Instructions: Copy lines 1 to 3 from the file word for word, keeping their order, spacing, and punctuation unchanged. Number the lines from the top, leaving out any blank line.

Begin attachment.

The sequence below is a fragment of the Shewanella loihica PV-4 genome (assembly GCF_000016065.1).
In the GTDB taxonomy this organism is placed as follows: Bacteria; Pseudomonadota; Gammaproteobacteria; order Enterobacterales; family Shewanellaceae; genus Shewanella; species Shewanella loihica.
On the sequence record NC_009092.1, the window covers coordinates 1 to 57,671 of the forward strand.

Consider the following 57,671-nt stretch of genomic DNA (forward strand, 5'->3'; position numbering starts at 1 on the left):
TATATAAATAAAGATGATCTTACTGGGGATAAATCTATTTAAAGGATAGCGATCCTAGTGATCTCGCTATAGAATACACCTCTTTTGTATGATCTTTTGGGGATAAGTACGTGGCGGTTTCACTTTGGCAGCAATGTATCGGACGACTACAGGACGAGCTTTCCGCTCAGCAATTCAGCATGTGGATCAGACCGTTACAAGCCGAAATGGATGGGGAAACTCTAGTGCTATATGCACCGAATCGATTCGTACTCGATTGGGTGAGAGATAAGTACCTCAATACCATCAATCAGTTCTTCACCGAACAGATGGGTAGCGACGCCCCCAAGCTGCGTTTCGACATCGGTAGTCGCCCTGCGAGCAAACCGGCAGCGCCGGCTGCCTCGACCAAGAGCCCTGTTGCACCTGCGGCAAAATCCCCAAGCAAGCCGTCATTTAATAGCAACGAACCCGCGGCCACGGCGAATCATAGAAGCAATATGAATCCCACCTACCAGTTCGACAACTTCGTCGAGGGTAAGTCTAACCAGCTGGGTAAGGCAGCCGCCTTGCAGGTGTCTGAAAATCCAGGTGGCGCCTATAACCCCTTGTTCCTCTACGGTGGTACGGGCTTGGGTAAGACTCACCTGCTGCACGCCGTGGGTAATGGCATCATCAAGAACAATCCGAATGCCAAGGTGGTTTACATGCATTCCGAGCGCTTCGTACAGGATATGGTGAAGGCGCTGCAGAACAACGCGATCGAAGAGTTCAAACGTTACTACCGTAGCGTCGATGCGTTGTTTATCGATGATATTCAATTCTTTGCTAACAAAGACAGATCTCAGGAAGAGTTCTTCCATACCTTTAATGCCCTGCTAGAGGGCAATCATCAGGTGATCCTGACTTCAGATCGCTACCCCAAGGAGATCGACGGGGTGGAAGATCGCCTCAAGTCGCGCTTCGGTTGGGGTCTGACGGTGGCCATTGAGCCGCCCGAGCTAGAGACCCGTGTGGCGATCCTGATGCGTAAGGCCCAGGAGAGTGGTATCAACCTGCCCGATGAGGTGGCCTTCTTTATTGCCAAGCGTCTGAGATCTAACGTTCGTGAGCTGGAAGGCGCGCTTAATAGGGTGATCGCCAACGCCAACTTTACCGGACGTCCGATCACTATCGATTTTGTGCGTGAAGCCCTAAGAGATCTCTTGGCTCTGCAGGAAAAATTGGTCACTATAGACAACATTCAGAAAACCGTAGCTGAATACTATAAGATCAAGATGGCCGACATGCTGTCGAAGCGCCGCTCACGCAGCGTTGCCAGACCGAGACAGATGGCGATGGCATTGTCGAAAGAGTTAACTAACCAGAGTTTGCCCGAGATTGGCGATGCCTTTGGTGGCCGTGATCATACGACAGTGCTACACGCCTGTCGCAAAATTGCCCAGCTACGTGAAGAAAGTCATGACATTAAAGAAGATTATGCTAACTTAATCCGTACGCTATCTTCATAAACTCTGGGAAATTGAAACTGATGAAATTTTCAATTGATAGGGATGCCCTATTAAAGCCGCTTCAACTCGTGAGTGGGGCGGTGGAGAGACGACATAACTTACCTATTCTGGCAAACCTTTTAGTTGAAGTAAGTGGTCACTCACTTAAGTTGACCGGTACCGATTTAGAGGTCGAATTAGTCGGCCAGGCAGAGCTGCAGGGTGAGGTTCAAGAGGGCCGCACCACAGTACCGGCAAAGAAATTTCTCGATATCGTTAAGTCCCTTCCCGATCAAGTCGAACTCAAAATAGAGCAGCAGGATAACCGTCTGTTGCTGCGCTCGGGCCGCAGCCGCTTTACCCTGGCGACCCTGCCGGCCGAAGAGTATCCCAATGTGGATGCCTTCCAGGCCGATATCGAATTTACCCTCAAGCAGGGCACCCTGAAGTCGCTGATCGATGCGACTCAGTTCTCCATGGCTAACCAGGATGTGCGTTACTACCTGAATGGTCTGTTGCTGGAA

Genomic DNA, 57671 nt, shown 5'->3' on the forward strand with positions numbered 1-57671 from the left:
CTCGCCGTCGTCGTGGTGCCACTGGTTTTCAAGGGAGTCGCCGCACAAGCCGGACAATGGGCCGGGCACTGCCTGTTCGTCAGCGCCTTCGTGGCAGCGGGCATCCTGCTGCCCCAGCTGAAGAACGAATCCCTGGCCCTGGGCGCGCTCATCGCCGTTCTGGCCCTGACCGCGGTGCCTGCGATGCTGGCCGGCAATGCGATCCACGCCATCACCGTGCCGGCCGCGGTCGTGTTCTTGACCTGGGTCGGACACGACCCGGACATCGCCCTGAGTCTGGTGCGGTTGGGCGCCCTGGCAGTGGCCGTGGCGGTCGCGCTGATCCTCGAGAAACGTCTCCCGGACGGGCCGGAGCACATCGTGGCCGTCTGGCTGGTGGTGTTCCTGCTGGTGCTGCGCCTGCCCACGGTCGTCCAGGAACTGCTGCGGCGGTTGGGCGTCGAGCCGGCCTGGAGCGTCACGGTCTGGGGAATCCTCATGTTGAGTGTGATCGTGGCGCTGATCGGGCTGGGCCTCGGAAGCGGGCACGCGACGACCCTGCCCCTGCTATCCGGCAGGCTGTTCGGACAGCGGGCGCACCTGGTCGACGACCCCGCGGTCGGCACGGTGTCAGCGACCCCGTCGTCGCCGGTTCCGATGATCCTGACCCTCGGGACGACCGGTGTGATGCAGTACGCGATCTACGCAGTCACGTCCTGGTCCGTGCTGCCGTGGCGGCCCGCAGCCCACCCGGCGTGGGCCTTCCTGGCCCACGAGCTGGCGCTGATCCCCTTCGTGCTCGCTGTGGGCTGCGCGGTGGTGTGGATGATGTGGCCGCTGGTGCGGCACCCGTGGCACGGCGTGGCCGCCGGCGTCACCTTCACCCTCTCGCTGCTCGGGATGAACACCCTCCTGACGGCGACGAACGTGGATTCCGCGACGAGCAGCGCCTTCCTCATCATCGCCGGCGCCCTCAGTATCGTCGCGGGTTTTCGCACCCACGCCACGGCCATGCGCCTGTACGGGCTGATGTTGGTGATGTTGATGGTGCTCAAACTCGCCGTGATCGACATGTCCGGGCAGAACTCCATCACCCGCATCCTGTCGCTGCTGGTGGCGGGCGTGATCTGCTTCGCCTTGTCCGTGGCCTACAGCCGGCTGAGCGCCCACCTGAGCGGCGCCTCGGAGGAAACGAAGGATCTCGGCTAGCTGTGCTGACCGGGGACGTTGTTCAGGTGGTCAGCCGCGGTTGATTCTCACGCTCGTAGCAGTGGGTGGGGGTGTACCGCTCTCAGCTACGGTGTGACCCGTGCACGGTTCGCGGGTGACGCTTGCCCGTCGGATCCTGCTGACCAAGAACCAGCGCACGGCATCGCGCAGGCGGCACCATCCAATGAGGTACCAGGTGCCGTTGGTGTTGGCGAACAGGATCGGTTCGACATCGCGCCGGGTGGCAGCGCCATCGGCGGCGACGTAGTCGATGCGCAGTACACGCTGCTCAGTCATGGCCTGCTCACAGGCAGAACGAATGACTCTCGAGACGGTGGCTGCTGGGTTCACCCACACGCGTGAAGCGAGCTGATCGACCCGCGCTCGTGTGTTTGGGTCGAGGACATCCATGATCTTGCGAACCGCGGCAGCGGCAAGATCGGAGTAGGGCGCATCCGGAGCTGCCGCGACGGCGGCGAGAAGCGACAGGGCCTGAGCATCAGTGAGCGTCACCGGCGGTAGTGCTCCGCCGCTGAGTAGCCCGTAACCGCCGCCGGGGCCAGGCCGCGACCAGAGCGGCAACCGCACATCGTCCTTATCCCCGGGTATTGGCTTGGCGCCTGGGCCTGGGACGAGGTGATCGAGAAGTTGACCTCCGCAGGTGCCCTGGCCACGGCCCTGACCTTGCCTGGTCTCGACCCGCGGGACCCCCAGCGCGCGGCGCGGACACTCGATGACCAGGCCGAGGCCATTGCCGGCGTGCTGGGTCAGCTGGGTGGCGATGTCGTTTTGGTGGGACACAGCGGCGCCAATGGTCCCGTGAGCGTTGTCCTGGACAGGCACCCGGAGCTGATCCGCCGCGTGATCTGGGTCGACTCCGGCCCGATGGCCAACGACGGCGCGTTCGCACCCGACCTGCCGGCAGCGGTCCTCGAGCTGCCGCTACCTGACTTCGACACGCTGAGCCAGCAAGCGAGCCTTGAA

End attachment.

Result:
The sequence below is a fragment of the Shewanella loihica PV-4 genome (assembly GCF_000016065.1).
In the GTDB taxonomy this organism is placed as follows: Bacteria; Pseudomonadota; Gammaproteobacteria; order Enterobacterales; family Shewanellaceae; genus Shewanella; species Shewanella loihica.
On the sequence record NC_009092.1, the window covers coordinates 1 to 57,671 of the forward strand.